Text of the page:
encrypting script-only stacks

Trevor DeVore lists at mangomultimedia.com
Tue Jan 14 15:48:45 EST 2020

On Tue, Jan 14, 2020 at 11:47 AM Richard Gaskin via use-livecode <
use-livecode at lists.runrev.com> wrote:

> ...
> Help me motivate to move my Git transition forward sooner:
> Beyond backup across versions (since that's widely available in most
> cloud storage for even binary files), that Git features do you find most
> valuable?

Hi Richard -

One way I use Git is to develop multiple features in tandem without
affecting the version I distribute of my app that I distribute to
customers. I love how I can silo my own work on features as well as the
flexibility to see detailed history of changes throughout the life of my
application. I use the Git commit notes and the ease with which you can
review changes in those commits a number of times when trying to track down
at what point a bug was introduced.

Here is an example of how I silo work I'm doing right now. If you looked at
my Git repo earlier today you would see the following branches:

- master
- develop
- tkd-htmltidy
- tkd-remove-answer-types
- tkd-mammoth
- tkd-hires-annotations

`master` always has the release version of the code.

`develop` is code that has been developed, tested, and is ready to go into
the next release. I will create builds from this branch to send to
customers who want early access to a feature or bug fix.

All other branches are features that are being worked on but which are not
finished and require more testing. Some of those branches exist for an
afternoon. Some last for a month or more.

Today I merged in `tkd-htmltidy` and tkd-remove-answer-types` into
`develop` as they were finished and are ready to send to customers who need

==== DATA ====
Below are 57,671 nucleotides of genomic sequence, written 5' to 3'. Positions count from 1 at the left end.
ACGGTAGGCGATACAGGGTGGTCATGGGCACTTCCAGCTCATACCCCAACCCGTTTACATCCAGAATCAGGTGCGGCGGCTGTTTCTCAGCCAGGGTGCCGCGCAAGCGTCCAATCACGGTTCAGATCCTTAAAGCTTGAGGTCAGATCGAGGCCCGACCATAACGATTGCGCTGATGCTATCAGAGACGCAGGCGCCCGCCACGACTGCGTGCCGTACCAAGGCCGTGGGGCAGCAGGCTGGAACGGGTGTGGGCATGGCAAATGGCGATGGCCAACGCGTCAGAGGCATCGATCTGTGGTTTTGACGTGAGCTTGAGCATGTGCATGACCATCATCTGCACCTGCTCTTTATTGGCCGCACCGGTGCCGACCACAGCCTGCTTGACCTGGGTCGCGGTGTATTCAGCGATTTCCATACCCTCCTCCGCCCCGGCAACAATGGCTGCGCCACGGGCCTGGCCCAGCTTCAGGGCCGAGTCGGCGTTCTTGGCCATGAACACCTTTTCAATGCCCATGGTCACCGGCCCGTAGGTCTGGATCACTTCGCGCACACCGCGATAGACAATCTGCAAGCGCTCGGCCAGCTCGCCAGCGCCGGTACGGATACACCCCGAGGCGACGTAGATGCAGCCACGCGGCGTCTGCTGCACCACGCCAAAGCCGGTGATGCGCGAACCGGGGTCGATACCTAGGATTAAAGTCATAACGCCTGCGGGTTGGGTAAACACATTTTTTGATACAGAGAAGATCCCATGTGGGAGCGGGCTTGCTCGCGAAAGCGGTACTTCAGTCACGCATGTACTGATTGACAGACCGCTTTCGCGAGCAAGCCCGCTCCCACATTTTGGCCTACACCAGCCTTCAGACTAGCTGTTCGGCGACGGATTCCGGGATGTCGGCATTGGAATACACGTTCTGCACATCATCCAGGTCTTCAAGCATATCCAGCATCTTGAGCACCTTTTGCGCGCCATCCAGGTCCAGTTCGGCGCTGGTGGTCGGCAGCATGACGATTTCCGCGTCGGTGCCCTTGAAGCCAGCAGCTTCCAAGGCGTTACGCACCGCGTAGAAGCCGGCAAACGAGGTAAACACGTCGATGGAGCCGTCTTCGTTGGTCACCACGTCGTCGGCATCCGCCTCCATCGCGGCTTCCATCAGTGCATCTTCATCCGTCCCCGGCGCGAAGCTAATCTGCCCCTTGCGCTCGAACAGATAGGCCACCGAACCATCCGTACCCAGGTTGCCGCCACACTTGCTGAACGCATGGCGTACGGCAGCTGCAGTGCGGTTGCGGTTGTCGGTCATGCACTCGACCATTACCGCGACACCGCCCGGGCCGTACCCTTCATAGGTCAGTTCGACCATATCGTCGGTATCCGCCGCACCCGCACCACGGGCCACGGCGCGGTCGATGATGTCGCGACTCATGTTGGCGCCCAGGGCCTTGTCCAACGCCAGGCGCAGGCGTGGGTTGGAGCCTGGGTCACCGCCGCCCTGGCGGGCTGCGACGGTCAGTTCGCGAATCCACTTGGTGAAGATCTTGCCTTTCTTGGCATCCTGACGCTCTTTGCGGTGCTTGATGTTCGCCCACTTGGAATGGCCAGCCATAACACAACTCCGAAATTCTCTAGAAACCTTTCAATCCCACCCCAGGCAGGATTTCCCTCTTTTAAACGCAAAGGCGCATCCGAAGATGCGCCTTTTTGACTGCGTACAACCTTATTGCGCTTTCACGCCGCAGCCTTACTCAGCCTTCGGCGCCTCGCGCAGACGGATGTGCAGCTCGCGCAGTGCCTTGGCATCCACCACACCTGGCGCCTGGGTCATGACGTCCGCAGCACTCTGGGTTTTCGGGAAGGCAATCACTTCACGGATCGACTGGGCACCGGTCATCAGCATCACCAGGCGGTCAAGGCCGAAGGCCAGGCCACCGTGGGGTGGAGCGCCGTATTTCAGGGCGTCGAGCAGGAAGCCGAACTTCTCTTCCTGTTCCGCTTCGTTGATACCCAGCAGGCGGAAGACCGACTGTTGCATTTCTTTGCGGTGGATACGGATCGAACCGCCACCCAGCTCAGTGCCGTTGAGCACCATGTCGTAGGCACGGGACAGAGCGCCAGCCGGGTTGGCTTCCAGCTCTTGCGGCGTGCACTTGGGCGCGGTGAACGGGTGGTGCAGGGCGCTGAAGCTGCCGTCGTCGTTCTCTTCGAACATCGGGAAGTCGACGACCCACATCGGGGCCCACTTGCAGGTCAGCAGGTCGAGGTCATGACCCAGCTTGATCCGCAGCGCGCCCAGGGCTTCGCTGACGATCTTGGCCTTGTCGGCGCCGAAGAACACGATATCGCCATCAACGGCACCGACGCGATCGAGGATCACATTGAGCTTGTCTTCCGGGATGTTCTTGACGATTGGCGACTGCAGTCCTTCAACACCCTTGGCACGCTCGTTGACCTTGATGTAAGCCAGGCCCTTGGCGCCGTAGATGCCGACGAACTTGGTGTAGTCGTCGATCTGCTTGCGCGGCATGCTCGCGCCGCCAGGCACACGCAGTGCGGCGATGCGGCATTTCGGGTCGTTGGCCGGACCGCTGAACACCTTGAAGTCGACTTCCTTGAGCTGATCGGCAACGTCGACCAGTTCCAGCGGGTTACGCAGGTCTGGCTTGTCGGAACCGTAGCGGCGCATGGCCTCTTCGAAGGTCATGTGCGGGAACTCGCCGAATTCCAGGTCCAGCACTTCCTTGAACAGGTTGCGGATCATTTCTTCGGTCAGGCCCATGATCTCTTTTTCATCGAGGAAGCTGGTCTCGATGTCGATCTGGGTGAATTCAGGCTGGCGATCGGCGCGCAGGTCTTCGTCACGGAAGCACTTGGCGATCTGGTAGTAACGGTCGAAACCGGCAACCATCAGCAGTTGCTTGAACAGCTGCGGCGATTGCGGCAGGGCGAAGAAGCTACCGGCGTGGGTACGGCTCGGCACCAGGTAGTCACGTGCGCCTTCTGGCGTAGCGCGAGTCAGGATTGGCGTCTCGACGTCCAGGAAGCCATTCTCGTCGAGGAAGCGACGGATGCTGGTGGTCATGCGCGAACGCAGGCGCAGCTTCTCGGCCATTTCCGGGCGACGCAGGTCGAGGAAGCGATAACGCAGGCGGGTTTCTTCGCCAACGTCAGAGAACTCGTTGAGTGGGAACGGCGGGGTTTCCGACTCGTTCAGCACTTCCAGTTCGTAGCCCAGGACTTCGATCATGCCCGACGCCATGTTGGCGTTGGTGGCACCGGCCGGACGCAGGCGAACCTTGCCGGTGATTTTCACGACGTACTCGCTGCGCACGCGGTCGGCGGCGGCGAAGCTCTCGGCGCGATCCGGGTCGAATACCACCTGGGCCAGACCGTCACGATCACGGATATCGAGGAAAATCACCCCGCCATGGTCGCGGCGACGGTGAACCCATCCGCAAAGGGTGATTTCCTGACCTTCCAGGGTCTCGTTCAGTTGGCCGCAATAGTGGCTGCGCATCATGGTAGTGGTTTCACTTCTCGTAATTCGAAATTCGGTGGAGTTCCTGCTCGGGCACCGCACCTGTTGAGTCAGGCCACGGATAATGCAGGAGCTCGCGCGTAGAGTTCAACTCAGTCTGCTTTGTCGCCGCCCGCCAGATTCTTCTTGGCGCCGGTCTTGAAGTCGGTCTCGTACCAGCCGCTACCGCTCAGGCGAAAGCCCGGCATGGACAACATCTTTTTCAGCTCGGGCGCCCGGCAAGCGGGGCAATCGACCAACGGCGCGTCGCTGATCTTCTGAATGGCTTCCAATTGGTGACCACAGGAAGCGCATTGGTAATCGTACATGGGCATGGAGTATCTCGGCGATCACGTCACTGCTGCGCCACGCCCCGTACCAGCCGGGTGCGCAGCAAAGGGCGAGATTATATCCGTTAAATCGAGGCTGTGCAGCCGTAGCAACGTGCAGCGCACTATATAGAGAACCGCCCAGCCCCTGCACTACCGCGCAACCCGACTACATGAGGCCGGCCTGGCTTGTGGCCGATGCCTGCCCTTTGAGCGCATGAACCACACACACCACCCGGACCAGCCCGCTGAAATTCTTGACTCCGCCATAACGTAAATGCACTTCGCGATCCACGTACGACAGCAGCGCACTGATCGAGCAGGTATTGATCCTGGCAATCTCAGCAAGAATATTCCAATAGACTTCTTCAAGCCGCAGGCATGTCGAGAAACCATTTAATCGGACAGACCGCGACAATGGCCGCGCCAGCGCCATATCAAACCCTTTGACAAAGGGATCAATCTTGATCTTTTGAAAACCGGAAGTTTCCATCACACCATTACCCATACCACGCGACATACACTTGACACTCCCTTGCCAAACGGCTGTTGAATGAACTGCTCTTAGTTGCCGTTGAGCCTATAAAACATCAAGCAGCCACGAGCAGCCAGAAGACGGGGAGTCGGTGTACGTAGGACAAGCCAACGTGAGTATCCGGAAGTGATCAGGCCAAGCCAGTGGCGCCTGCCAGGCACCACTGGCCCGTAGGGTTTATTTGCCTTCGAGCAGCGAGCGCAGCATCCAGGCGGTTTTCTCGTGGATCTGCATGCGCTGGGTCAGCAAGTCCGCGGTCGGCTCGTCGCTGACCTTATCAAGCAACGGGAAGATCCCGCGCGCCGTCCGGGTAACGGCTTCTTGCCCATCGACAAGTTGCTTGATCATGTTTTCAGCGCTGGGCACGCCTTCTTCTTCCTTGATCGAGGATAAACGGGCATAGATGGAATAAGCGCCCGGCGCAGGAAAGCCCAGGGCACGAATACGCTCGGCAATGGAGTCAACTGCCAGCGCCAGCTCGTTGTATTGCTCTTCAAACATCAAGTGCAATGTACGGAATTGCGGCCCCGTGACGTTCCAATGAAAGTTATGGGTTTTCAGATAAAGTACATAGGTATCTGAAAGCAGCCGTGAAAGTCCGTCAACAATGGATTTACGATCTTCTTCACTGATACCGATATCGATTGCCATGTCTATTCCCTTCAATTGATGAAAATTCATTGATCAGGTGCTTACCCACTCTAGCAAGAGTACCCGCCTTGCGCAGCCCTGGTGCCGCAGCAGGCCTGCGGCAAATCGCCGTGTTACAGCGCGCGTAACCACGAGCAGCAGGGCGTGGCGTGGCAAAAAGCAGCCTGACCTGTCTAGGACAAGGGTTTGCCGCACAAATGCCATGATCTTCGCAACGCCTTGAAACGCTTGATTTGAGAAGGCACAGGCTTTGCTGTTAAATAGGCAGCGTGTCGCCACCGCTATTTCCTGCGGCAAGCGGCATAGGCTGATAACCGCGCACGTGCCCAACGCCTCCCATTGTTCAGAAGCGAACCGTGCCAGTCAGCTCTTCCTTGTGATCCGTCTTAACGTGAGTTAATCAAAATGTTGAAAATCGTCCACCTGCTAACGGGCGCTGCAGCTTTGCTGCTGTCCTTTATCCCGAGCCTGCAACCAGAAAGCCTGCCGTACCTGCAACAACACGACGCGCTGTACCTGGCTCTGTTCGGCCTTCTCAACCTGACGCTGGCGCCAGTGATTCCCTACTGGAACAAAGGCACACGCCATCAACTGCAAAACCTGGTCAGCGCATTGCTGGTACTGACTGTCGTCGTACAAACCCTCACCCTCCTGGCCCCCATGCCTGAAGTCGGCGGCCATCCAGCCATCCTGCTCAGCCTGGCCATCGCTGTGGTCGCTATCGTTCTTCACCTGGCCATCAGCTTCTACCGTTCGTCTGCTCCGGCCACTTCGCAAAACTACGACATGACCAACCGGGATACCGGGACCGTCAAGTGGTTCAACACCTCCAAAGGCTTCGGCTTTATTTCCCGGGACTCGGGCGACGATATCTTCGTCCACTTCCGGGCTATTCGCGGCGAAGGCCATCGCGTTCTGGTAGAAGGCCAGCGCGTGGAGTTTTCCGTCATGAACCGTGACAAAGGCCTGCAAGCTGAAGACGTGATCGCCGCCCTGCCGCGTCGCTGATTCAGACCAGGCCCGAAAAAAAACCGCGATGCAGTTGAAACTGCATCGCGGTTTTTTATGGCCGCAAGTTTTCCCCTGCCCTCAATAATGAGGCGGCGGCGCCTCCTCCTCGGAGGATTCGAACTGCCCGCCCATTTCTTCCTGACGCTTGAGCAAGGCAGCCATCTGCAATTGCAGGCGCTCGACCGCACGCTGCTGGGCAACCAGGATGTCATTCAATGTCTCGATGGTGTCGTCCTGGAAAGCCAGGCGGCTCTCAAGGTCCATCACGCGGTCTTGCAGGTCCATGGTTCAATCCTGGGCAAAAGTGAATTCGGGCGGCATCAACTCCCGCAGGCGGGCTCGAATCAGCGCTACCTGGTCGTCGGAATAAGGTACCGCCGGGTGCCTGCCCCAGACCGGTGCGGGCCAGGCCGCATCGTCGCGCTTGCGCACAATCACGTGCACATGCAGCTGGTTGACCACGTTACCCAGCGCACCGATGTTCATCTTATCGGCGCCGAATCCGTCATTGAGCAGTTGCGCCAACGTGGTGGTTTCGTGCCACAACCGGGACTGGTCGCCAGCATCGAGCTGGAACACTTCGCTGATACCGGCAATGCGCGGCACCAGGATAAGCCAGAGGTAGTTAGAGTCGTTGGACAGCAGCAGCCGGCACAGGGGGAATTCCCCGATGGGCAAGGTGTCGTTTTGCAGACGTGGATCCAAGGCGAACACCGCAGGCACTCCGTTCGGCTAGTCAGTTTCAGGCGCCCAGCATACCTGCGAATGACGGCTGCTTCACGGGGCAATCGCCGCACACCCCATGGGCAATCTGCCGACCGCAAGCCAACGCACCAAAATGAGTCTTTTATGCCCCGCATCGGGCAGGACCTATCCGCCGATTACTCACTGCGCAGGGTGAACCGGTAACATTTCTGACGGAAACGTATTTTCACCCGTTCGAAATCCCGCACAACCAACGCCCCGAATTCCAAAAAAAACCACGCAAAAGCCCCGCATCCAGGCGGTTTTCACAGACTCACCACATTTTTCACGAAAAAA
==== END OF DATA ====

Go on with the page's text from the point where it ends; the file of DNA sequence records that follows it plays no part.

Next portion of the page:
early access. When I squashed and merged those branches in there were a
number of changes which had been made in the develop branch since I had
started `tkd-htmltidy`. Those changes were seamless blended together
without any problem, even though there were changes changes made in some of
the same files. In addition, because I squashed the merge, all of the
changes that went into the addition of HTML Tidy are seen as one commit in
my `develop` branch. I made dozens of commits during development but was
able to make one clean commit when I was all done and ready to merge the
changes with the main code branch. This makes for a clean history that is
easier to review later on.

I will continue to work on the tkd-hires-annotations and tkd-mammoth
branches as they aren't done yet and require more revisions. But once they
are ready I perform the same squash and merge. If I want an internal tester
or a customer to test those features out before they are ready I can do
that too. I can use the Git rebase feature to bring in all changes to
`develop` that have been made since I created a particular branch. That
means the tester is using the latest version of the app along with the new
feature I'm working on.

One last example. Let's say that a nasty bug turns up while I'm working on
`develop` and need to get a release out to customers right away. I can go
to master, create a new branch from that code, make the fix, and package up
a new installer. I can merge that fix into `develop` as well so that it
will be included in a future update.

I think the scenarios I describe above are my favorite reasons for using
Git as they make my daily development and management of the code easier.

Trevor DeVore

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